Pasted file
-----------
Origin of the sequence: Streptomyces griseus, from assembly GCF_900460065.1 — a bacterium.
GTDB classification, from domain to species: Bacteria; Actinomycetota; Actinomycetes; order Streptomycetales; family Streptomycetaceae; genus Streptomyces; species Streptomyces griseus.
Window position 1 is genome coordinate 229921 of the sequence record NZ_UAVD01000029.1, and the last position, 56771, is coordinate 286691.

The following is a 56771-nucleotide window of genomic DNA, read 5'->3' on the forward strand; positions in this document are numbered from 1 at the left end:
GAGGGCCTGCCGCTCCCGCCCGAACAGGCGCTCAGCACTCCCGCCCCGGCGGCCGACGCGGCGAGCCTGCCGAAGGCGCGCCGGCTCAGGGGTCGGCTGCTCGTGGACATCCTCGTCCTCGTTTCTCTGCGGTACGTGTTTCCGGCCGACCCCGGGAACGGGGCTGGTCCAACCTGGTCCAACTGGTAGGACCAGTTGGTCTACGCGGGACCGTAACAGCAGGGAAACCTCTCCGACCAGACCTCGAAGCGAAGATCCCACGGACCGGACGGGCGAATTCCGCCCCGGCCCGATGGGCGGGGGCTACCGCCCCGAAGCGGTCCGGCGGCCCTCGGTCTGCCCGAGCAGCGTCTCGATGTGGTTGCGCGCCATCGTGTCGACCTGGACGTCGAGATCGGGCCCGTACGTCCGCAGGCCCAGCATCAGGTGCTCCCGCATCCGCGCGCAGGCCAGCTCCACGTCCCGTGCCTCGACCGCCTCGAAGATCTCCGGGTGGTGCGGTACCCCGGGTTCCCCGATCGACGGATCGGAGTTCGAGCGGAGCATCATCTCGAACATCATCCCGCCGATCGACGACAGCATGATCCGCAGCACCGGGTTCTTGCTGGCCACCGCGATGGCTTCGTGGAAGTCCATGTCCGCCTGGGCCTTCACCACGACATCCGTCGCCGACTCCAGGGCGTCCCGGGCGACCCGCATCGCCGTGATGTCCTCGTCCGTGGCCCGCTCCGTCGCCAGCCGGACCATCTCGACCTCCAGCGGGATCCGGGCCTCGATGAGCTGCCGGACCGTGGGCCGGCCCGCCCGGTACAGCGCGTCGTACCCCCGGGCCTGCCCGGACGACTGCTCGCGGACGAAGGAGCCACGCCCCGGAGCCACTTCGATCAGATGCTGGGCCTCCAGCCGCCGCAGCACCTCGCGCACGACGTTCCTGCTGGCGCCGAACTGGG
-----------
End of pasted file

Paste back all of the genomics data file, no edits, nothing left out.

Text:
Origin of the sequence: Streptomyces griseus, from assembly GCF_900460065.1 — a bacterium.
GTDB classification, from domain to species: Bacteria; Actinomycetota; Actinomycetes; order Streptomycetales; family Streptomycetaceae; genus Streptomyces; species Streptomyces griseus.
Window position 1 is genome coordinate 229921 of the sequence record NZ_UAVD01000029.1, and the last position, 56771, is coordinate 286691.

The following is a 56771-nucleotide window of genomic DNA, read 5'->3' on the forward strand; positions in this document are numbered from 1 at the left end:
GAGGGCCTGCCGCTCCCGCCCGAACAGGCGCTCAGCACTCCCGCCCCGGCGGCCGACGCGGCGAGCCTGCCGAAGGCGCGCCGGCTCAGGGGTCGGCTGCTCGTGGACATCCTCGTCCTCGTTTCTCTGCGGTACGTGTTTCCGGCCGACCCCGGGAACGGGGCTGGTCCAACCTGGTCCAACTGGTAGGACCAGTTGGTCTACGCGGGACCGTAACAGCAGGGAAACCTCTCCGACCAGACCTCGAAGCGAAGATCCCACGGACCGGACGGGCGAATTCCGCCCCGGCCCGATGGGCGGGGGCTACCGCCCCGAAGCGGTCCGGCGGCCCTCGGTCTGCCCGAGCAGCGTCTCGATGTGGTTGCGCGCCATCGTGTCGACCTGGACGTCGAGATCGGGCCCGTACGTCCGCAGGCCCAGCATCAGGTGCTCCCGCATCCGCGCGCAGGCCAGCTCCACGTCCCGTGCCTCGACCGCCTCGAAGATCTCCGGGTGGTGCGGTACCCCGGGTTCCCCGATCGACGGATCGGAGTTCGAGCGGAGCATCATCTCGAACATCATCCCGCCGATCGACGACAGCATGATCCGCAGCACCGGGTTCTTGCTGGCCACCGCGATGGCTTCGTGGAAGTCCATGTCCGCCTGGGCCTTCACCACGACATCCGTCGCCGACTCCAGGGCGTCCCGGGCGACCCGCATCGCCGTGATGTCCTCGTCCGTGGCCCGCTCCGTCGCCAGCCGGACCATCTCGACCTCCAGCGGGATCCGGGCCTCGATGAGCTGCCGGACCGTGGGCCGGCCCGCCCGGTACAGCGCGTCGTACCCCCGGGCCTGCCCGGACGACTGCTCGCGGACGAAGGAGCCACGCCCCGGAGCCACTTCGATCAGATGCTGGGCCTCCAGCCGCCGCAGCACCTCGCGCACGACGTTCCTGCTGGCGCCGAACTGGG